Words and photos by: Scot Zimmerman
Nothing looks more natural in open country than a cluster of farm buildings. There’s an honesty and direct practicality about farmhouses, barns, and rural out buildings and a tradition that makes them comfortable to our senses.
Architect Scott Jaffa reached to these forms for a home he designed and the Jaffa Group built (and designed the interiors). The location is in the Park Meadows neighborhood in Park City, and it is on an especially large lot with a hillside behind and a meadow adjacent.
Jaffa used black trim to outline the white forms and varied the rooflines and the exterior treatments. The majority has vertical board and batten, but he introduces horizontal shiplap and stone so that it has the appearance of an assemblage of structures.
I particularly like the low gently pitched roof over the dining area that appears like a bridge connecting the shiplap (kitchen) and brick with clerestory (entry and living). It gives the dining area an intimacy and views to the exterior from two sides.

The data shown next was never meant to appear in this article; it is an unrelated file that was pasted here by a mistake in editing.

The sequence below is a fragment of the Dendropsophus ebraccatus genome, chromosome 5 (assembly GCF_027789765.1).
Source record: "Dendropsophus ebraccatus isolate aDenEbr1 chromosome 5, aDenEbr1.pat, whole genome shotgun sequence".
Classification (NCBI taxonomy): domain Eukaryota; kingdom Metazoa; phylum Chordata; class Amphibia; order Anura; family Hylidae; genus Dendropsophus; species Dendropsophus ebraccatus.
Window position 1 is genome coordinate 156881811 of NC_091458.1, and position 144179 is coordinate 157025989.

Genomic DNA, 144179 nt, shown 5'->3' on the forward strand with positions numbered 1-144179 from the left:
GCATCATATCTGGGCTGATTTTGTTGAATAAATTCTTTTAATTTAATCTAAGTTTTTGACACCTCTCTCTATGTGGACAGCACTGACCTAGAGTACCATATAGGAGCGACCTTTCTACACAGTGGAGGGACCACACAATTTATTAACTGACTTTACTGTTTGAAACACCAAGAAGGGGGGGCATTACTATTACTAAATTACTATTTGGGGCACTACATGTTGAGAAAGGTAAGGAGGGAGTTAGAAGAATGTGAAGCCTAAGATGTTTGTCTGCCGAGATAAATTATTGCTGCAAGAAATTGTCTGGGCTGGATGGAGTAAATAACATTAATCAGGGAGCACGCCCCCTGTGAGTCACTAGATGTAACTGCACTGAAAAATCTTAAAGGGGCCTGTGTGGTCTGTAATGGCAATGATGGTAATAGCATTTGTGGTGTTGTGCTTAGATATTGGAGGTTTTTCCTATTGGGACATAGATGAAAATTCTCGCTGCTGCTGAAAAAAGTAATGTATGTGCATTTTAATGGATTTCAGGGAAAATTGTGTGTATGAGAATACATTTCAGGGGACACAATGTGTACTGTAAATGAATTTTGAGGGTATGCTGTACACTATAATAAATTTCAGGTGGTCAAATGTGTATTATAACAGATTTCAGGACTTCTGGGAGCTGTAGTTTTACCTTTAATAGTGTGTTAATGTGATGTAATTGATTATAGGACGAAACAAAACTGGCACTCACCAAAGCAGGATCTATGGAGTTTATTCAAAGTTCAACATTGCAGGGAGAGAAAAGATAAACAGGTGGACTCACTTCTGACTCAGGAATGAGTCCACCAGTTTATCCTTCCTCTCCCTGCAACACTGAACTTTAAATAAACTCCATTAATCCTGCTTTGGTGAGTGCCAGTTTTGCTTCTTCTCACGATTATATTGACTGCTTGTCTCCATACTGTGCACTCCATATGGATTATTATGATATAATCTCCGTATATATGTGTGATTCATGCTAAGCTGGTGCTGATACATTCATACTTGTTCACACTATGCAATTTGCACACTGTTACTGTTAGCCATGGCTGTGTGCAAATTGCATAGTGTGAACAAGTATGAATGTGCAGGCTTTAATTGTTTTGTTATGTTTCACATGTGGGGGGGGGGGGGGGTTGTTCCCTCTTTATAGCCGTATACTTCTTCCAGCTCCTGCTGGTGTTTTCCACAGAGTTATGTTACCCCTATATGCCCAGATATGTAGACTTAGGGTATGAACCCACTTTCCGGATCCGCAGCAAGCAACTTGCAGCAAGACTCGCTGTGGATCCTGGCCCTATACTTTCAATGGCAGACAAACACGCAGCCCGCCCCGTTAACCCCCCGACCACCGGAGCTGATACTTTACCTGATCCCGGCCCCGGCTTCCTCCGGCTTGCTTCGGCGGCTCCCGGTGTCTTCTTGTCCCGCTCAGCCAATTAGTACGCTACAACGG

The distinctive areas suggested by the exterior forms don’t carry over to the open-planned interior. Open space marks the separation of the three use areas in the long rectangular flow of the open plan. Ample windows connect to the hillside views with sliding doors to the outdoor living patios.
The clean forms and white walls serve as an appropriate backdrop for the owner’s carefully curated art collection.
The master is elevated above an outdoor patio and set off by itself to create a serene getaway from the rest of the home. The windows take maximum advantage of the private views.
The home demonstrates how well the farmhouse and barn idioms work with modern interiors. As far as photos, the emphasis was on natural light and I created a flow for taking the photos that captured light but not too much glare.